We sailed the 290 miles between Carnarvon and Geraldton departing early morning Monday 24 August and arriving Geraldton after dark, about 8 pm on 26th of August.
We stopped the first night on the passage, after sailing only 50 miles, at the northern tip of Dirk Hartog Island and picked up the mooring in Turtle Bay for the night and to wait for the weather (winds) to moderate as forecast. Dirk Hartog Island is the western most point of land in Australia, and a place of great historic significance as well as a place of great natural beauty. This is definitely a place we want to visit again.A place in history was sealed in the year 1616 when the island was discovered by captain Dirk Hartog of the Dutch East India Company ship Eendrach. The names of senior people on board, including Hartog's were inscribed with the date on a pewter plate and nailed to a post as he claimed the land for the Dutch. He was only the first of many early explorers to visit the prominent land mark on the western coast of Australia.
Today, a light house stands on the northwestern cape of the island, which forms the northwestern corner of Australia.
We arrived at Turtle Bay early, about 3:00 pm after an ideal sail across Shark Bay. Shark Bay is more than 5 million acres and a UNESCO World Heritage Site and home to seemingly boundless wildlife plus the world’s largest beds of sea grass. It is a relatively shallow, huge bay, a popular tourist destination as well as a destination for humpback whales and the world’s largest concentration of dugongs, (manatees). Without exaggeration, whales were in constant sight the whole 50 miles as we crossed the Bay from northeast to southeast.The abundance of humpback whales prompted us to pull out our small hydrophone to see if we could hear them sing. Wow, were we glad we did. We even recorded some of their vocalizations simply by holding the Ipad to the stereo speaker. The hydrophone is a small unit originally marketed for kayakers. It runs on a 9 volt battery, and has a 3.5 mm output jack that we plug in to the auxiliary input on our CD player.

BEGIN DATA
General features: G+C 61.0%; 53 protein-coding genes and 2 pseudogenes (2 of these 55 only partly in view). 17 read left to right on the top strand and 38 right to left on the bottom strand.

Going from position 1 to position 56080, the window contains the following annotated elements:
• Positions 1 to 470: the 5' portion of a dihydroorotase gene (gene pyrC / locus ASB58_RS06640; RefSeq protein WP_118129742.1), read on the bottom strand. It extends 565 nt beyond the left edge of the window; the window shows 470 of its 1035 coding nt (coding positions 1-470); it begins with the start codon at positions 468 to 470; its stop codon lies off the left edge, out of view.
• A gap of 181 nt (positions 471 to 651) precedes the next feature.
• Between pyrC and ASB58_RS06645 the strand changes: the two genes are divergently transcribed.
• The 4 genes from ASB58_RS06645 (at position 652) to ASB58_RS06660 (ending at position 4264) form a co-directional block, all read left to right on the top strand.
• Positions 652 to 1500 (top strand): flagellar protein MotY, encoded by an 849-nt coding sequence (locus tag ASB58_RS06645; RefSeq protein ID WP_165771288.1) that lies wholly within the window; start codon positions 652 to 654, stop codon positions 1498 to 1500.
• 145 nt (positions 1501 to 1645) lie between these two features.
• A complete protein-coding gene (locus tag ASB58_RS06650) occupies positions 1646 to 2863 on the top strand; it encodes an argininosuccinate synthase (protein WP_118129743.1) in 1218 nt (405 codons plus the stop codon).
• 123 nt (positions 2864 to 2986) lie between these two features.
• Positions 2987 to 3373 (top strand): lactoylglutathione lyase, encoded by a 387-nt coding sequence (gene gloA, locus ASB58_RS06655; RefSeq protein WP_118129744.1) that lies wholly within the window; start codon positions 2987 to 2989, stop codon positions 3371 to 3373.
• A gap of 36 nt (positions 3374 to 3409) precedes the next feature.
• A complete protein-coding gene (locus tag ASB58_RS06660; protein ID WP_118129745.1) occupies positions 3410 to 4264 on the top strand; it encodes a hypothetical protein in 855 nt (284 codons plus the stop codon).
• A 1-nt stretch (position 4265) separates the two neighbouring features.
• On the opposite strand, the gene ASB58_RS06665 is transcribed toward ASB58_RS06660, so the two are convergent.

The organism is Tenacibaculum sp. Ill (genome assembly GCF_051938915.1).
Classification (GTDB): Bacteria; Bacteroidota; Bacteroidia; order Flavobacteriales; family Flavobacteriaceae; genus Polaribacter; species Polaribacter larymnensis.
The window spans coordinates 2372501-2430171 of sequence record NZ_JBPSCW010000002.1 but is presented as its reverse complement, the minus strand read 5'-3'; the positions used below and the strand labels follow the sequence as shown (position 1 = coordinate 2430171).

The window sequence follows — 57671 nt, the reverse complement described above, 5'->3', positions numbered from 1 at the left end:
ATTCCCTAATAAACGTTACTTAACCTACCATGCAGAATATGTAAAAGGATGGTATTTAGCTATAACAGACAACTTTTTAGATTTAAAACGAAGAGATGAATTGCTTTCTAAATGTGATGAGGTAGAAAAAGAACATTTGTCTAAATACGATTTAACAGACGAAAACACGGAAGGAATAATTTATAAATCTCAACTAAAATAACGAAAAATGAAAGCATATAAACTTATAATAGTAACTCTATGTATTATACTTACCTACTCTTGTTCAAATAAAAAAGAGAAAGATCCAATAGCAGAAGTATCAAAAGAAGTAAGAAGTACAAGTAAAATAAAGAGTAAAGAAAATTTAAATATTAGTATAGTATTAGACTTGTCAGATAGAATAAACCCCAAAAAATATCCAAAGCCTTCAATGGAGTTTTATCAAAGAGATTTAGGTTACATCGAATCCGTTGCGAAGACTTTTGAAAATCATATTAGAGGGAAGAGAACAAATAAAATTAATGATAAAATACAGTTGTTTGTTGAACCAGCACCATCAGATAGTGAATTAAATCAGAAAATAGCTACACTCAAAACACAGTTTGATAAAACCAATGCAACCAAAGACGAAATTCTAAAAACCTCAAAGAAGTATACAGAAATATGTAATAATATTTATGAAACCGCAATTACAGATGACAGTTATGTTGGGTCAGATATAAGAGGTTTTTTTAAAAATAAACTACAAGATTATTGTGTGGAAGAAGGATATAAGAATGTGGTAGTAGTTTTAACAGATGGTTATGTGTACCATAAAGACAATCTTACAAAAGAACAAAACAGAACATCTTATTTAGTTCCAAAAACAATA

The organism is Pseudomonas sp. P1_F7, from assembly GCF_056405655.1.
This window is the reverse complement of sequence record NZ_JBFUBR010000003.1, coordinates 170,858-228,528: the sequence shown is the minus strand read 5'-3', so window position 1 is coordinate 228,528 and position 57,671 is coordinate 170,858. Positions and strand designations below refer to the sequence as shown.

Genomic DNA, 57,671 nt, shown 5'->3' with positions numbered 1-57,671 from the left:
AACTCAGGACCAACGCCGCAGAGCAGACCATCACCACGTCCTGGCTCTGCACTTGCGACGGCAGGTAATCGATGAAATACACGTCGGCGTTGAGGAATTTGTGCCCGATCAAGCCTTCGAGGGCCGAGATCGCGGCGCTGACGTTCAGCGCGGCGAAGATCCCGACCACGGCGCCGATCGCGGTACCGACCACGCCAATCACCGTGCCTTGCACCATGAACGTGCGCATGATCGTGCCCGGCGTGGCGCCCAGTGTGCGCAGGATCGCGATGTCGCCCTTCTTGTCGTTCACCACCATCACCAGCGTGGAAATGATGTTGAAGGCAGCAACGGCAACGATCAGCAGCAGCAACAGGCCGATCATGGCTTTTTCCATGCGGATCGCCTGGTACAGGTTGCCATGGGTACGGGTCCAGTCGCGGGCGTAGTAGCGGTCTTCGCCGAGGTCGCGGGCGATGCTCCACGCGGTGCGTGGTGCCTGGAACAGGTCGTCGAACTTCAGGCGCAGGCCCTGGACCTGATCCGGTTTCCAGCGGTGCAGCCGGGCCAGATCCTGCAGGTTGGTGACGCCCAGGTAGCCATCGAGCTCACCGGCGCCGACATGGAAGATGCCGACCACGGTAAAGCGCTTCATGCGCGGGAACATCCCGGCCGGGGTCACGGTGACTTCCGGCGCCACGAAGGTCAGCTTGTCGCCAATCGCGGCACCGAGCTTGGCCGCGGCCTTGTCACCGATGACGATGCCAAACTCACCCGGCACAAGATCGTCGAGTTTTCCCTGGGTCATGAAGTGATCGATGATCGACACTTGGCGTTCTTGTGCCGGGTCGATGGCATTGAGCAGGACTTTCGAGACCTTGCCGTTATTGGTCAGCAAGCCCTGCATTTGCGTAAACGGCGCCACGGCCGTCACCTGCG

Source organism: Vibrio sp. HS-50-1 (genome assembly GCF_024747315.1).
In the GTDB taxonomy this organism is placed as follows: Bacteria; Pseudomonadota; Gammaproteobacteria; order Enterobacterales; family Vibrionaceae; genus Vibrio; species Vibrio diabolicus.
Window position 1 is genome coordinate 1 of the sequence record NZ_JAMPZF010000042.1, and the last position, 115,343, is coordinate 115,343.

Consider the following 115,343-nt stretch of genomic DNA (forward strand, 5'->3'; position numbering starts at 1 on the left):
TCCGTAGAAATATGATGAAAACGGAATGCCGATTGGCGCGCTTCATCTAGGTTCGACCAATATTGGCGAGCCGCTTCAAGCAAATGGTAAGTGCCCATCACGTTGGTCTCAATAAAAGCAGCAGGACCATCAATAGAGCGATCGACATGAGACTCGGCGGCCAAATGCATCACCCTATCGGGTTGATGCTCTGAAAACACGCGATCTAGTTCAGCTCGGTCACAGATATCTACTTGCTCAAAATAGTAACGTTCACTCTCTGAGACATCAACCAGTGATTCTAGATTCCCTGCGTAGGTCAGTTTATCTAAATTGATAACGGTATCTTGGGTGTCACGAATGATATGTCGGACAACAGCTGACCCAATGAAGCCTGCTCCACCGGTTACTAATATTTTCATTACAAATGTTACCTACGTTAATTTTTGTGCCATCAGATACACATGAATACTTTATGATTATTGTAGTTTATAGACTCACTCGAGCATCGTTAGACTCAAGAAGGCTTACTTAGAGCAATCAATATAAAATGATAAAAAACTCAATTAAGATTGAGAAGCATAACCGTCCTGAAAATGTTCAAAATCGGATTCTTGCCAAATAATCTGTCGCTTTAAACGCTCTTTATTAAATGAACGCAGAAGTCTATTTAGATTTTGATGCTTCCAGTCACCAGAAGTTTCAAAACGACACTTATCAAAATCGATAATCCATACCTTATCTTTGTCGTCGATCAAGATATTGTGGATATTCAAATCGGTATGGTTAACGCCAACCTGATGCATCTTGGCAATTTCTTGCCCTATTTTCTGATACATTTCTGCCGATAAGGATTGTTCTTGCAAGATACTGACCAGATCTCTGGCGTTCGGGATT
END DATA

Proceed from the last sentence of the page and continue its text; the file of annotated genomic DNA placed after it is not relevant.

Frankly it was
unbelievable to see that many whales all around us. What a memorable experience. It was also great sailing weather, with
temperatures in the 70’s (F) and 15-25 knots behind the beam.
|The cliffs and slopes of Dirk Hartog Island lit by the |
warm light of sunset while we listen to the whales.
Click on the white/red arrow by the whale's tail below to hear the whales we recorded.
|Our hydrophone is from Aquarian Audio|
and plugs in to the auxiliary
input to our onboard stereo
There were so many whales, and some so close to the boat that evening, after dark in the light of the full moon, we could hear them singing without the hydrophone! That was a first for us, as we listened to their songs reverberate through Katmai’s hull. Truly an amazing experience. We have seen a lot of whales during our time in Alaska, but nothing that could remotely compare to the abundance of whales here in Australia. By some estimates, the humpback whale population is growing nearly 10 percent per year in Western Australia, and is nearly back to pre-whaling population levels. How good is that? Fantastic and rather amazing considering the harbor we stayed in while in Carnarvon was a whaling station that took nearly 8000 humpback whales alone, and it was only one of several stations along the coast. The whaling stopped in the 1960’s. Whaling was, by some accounts, the first viable industry in Western Australia after the arrival of Europeans. Now days of course, Australia is very focused on conservation and protection of these gorgeous giants.
|Whale spout mist in the air in front of the Cape of Dirk Hartog Island, |
with a silhouette of the lighthouse backlit by the rising sun as we left Turtle Bay
for the run to Geraldton on Tuesday about 6 am.
All in all, we spent 18 days in Carnarvon waiting for that engine part, and then waiting for the proper weather to head south and continue our journey to Fremantle. Fremantle is the main harbor for Perth Australia and where we will leave Katmai while we return back to the USA. Eric is holding the long awaited elbow for the engine exhaust manifold just after its arrival from Perth via Singapore. Yeah, right part, phew!!